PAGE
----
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San Francisco: Bay Area Originals

Unusual places that help make this area special

Harvey Steiman
Posted: June 26, 2002

 
Guy Spinale, John Sancimino and Dave Sancimino keep a cherished San Francisco tradition alive at Swan Oyster Depot.
 
 
  Inside San Francisco
Take it from a local: The best restaurants in San Francisco aren't all trendy, expensive or near your downtown hotel
 
 
  Bay Area Originals:  
 
  AsiaSF  
 
  O Chame  
 
  Roxanne's  
 
  Slanted Door  
 
  Swan Oyster Depot  
 

AsiaSF
201 Ninth St.
Telephone (415) 255-2742
Open Dinner, daily
Cost Entrées $11 to $18
Note: Minimum age, 21
Award of Excellence

San Francisco has a long tradition of gender-bending showplaces, but the turn-of-the-millennium sensibility here melds the hipper-than-hip South-of-Market bar scene with Asian food far better than anyone should expect in a place where female impersonators comprise the waitstaff.

Purple and gold lighting splashes color on the walls of the long, crowded room. That's your waitress, um, server, prancing down the bar, lip-synching to the disco music thumping in the background. A party mood carries the day. Bartenders -- guys who look like guys -- mix excellent drinks. The mostly California wine list, short but suitably eclectic, has some pleasant surprises such as half-bottles of Renwood Zinfandel Old Vines 1999 and full bottles of Staglin Cabernet Sauvignon 1998, Flowers Chardonnay Sonoma Coast 1999 and Kistler Chardonnay Vine Hill Vineyard 1999.

Chefs Matthew Metcalf and Jen Solomon (who has since left AsiaSF) favor bright, honest flavors in their Asian dishes. Tamarind marinade perks up juicy chicken satay. Beautifully sautéed chunks of orange-glazed lamb come with coconut jasmine rice and a terrific Thai-inspired cucumber salad. Mussels steamed in sake get a jolt from red curry and kaffir lime broth. More timid diners might enjoy a teriyaki-glazed ahi burger and the three miniature ice cream cones for dessert, not to be missed if one of the flavors is buko (purple yam).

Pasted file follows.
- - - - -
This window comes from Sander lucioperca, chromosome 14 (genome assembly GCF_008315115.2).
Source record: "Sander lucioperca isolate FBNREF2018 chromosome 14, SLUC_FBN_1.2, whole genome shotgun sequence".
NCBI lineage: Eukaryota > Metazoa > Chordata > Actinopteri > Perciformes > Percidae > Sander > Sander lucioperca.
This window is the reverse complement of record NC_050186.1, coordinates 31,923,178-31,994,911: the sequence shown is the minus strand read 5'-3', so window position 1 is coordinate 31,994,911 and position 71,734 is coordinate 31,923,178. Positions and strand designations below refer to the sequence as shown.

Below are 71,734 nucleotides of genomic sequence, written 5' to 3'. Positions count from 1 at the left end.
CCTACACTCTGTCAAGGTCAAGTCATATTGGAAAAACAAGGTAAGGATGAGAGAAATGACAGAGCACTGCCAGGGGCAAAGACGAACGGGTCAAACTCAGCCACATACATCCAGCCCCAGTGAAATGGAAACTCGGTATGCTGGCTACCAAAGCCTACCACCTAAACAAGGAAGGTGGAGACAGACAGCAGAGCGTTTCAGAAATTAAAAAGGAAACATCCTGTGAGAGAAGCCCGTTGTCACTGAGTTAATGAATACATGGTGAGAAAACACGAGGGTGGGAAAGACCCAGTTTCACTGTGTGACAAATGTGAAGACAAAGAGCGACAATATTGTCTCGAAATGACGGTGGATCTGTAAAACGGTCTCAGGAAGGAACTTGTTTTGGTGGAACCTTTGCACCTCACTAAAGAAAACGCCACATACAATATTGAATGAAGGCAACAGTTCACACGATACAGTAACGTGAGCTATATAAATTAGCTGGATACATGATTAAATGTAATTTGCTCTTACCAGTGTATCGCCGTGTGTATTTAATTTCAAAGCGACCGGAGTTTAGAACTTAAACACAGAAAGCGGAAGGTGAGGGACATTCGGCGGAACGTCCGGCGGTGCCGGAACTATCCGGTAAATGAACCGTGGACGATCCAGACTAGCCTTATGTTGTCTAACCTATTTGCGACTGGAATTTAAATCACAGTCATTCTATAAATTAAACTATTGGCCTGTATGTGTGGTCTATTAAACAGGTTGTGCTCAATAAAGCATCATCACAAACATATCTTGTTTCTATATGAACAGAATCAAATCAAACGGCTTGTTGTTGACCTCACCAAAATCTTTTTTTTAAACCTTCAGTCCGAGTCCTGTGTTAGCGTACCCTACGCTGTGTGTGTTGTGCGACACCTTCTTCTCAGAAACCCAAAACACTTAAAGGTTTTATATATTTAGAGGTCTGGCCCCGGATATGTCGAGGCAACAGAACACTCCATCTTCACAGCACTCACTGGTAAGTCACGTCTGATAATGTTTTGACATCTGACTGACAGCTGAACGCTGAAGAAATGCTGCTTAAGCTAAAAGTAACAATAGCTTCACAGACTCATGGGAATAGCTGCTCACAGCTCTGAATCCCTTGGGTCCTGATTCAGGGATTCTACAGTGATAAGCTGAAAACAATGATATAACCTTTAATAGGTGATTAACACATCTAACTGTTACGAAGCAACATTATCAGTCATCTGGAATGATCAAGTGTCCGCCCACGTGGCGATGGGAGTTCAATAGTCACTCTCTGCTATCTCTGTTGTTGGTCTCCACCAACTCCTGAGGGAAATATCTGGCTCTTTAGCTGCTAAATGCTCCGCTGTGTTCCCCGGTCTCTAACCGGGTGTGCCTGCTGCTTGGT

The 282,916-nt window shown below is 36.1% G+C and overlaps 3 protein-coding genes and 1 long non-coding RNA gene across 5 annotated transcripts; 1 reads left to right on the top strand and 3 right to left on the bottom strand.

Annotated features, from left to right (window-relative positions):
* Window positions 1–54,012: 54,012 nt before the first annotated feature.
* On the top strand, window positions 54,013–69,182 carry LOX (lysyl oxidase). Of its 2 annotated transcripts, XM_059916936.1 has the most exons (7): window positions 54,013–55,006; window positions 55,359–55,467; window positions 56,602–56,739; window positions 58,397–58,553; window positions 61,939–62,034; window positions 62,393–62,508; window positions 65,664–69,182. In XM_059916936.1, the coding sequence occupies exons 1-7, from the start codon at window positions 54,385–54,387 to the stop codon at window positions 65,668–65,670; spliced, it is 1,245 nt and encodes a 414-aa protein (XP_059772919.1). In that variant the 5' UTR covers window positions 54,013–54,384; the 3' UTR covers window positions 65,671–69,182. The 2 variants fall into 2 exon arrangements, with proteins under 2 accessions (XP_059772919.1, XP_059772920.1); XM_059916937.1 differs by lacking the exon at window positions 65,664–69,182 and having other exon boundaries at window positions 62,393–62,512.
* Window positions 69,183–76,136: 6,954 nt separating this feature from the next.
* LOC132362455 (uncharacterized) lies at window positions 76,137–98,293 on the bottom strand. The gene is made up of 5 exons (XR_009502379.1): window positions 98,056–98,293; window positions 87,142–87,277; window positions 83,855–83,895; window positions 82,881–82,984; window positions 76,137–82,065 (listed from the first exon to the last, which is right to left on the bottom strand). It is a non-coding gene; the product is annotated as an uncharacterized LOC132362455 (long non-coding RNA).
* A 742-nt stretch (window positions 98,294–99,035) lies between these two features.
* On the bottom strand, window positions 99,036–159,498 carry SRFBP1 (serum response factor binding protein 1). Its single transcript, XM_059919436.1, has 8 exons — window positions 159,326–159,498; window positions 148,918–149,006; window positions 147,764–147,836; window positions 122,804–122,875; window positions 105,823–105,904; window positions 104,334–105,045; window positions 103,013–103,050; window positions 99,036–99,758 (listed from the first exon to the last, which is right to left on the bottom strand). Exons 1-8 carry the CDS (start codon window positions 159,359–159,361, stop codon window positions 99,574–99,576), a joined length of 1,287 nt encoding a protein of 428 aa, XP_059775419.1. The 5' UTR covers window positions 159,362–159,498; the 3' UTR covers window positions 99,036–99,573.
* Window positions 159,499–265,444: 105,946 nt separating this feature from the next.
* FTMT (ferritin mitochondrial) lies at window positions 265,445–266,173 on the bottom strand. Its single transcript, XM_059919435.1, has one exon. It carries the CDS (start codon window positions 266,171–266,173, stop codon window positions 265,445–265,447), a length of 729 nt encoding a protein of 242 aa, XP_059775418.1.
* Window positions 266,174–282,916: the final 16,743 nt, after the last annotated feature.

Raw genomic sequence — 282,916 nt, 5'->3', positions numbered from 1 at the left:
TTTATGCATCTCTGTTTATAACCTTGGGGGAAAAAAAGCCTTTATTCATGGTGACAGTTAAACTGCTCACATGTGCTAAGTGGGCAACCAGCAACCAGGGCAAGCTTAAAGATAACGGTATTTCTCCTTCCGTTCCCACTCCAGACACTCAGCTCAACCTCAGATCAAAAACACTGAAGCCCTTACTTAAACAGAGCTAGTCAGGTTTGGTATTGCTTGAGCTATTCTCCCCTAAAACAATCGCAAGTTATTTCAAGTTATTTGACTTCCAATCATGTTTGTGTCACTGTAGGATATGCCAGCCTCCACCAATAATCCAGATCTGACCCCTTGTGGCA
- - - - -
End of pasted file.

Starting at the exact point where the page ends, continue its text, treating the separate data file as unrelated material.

O Chame
1830 Fourth St., Berkeley
Telephone (510) 841-8783
Open Lunch and dinner, Monday to Saturday
Cost Entrées $9 to $18

This little oasis in Berkeley's Fourth Street shopping district stands out from so many other intimate Asian restaurants around the Bay area because its wine list has wines we actually want to drink, and because chef and owner David Vardy's food offers something unique. Vardy lived in Japan and married a Japanese woman, now his partner in the restaurant. Like his family, Vardy's food is a comfortable fusion of East and West, not the self-conscious mixtures and layered dishes that so many fusion chefs concoct.

It's worth the trip across the bay to this casual, quiet, country place for the long-simmered short ribs, Japanese and French ingredients mingling harmoniously. Grilled eel on endive uses a sweet sauce to match the slightly bitter vegetable with the sushi-bar favorite. Smoked trout or charcoal-grilled chicken add Western interest to traditional Japanese soups. Whatever Vardy does, it feels natural and relaxed, and it tastes just fine with wines such as Au Bon Climat Pinot Noir 2000 and Domaine de la Beaurenard Ch‰teauneuf-du-Pape 1999 from the small list, at prices that are easy to swallow.

Roxanne's
320 Magnolia Ave., Larkspur
Telephone (415) 924-5004
Open Dinner, Tuesday to Sunday
Cost 2-course menu, $25; 3-course menu, $32; 4-course menu, $39

Like most accomplished chefs, Roxanne Klein learned her stuff in top kitchens. Now she has applied her creativity, style and a passion for great ingredients to making raw vegan food that is not only palatable, but just as appetizing as more conventional cuisines. That's not easy when your palette is limited to fruits and vegetables never heated above 118° F. (the point at which enzymes in the food are affected). She's doing OK. Charlie Trotter, the famed Chicago chef, wrote a recipe book with her to be published later this year.